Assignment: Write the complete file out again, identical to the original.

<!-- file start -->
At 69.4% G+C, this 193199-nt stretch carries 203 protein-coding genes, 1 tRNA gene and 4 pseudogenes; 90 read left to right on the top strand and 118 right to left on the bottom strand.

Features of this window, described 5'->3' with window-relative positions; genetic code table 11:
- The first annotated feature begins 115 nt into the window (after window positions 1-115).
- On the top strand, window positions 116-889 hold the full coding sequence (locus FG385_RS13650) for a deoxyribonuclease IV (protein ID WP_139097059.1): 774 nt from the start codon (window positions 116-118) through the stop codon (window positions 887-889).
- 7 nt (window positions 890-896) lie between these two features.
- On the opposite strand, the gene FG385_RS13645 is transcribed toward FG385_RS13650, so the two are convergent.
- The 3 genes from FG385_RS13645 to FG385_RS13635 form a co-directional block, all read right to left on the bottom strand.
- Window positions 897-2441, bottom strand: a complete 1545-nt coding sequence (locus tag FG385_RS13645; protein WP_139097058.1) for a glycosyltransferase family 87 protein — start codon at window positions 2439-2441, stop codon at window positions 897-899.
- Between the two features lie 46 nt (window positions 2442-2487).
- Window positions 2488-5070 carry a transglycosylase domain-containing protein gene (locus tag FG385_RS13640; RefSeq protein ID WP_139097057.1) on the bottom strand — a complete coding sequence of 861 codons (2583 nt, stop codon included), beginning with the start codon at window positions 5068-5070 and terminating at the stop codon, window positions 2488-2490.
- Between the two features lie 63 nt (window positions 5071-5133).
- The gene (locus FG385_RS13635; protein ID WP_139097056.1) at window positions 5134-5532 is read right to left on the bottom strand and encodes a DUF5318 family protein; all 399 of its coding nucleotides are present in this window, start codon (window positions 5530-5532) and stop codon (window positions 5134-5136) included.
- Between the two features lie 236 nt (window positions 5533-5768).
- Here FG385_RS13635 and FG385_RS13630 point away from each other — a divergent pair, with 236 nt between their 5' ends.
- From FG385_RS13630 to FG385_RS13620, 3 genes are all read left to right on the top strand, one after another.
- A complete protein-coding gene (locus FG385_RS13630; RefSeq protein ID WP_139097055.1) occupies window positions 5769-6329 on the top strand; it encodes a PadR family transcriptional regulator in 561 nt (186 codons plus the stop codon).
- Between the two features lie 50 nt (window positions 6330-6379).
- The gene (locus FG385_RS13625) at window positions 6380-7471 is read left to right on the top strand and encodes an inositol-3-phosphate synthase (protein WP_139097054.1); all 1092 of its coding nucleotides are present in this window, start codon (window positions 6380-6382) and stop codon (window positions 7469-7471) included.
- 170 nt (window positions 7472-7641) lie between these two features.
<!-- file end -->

At 69.4% G+C, this 193199-nt stretch carries 203 protein-coding genes, 1 tRNA gene and 4 pseudogenes; 90 read left to right on the top strand and 118 right to left on the bottom strand.

Features of this window, described 5'->3' with window-relative positions; genetic code table 11:
- The first annotated feature begins 115 nt into the window (after window positions 1-115).
- On the top strand, window positions 116-889 hold the full coding sequence (locus FG385_RS13650) for a deoxyribonuclease IV (protein ID WP_139097059.1): 774 nt from the start codon (window positions 116-118) through the stop codon (window positions 887-889).
- 7 nt (window positions 890-896) lie between these two features.
- On the opposite strand, the gene FG385_RS13645 is transcribed toward FG385_RS13650, so the two are convergent.
- The 3 genes from FG385_RS13645 to FG385_RS13635 form a co-directional block, all read right to left on the bottom strand.
- Window positions 897-2441, bottom strand: a complete 1545-nt coding sequence (locus tag FG385_RS13645; protein WP_139097058.1) for a glycosyltransferase family 87 protein — start codon at window positions 2439-2441, stop codon at window positions 897-899.
- Between the two features lie 46 nt (window positions 2442-2487).
- Window positions 2488-5070 carry a transglycosylase domain-containing protein gene (locus tag FG385_RS13640; RefSeq protein ID WP_139097057.1) on the bottom strand — a complete coding sequence of 861 codons (2583 nt, stop codon included), beginning with the start codon at window positions 5068-5070 and terminating at the stop codon, window positions 2488-2490.
- Between the two features lie 63 nt (window positions 5071-5133).
- The gene (locus FG385_RS13635; protein ID WP_139097056.1) at window positions 5134-5532 is read right to left on the bottom strand and encodes a DUF5318 family protein; all 399 of its coding nucleotides are present in this window, start codon (window positions 5530-5532) and stop codon (window positions 5134-5136) included.
- Between the two features lie 236 nt (window positions 5533-5768).
- Here FG385_RS13635 and FG385_RS13630 point away from each other — a divergent pair, with 236 nt between their 5' ends.
- From FG385_RS13630 to FG385_RS13620, 3 genes are all read left to right on the top strand, one after another.
- A complete protein-coding gene (locus FG385_RS13630; RefSeq protein ID WP_139097055.1) occupies window positions 5769-6329 on the top strand; it encodes a PadR family transcriptional regulator in 561 nt (186 codons plus the stop codon).
- Between the two features lie 50 nt (window positions 6330-6379).
- The gene (locus FG385_RS13625) at window positions 6380-7471 is read left to right on the top strand and encodes an inositol-3-phosphate synthase (protein WP_139097054.1); all 1092 of its coding nucleotides are present in this window, start codon (window positions 6380-6382) and stop codon (window positions 7469-7471) included.
- 170 nt (window positions 7472-7641) lie between these two features.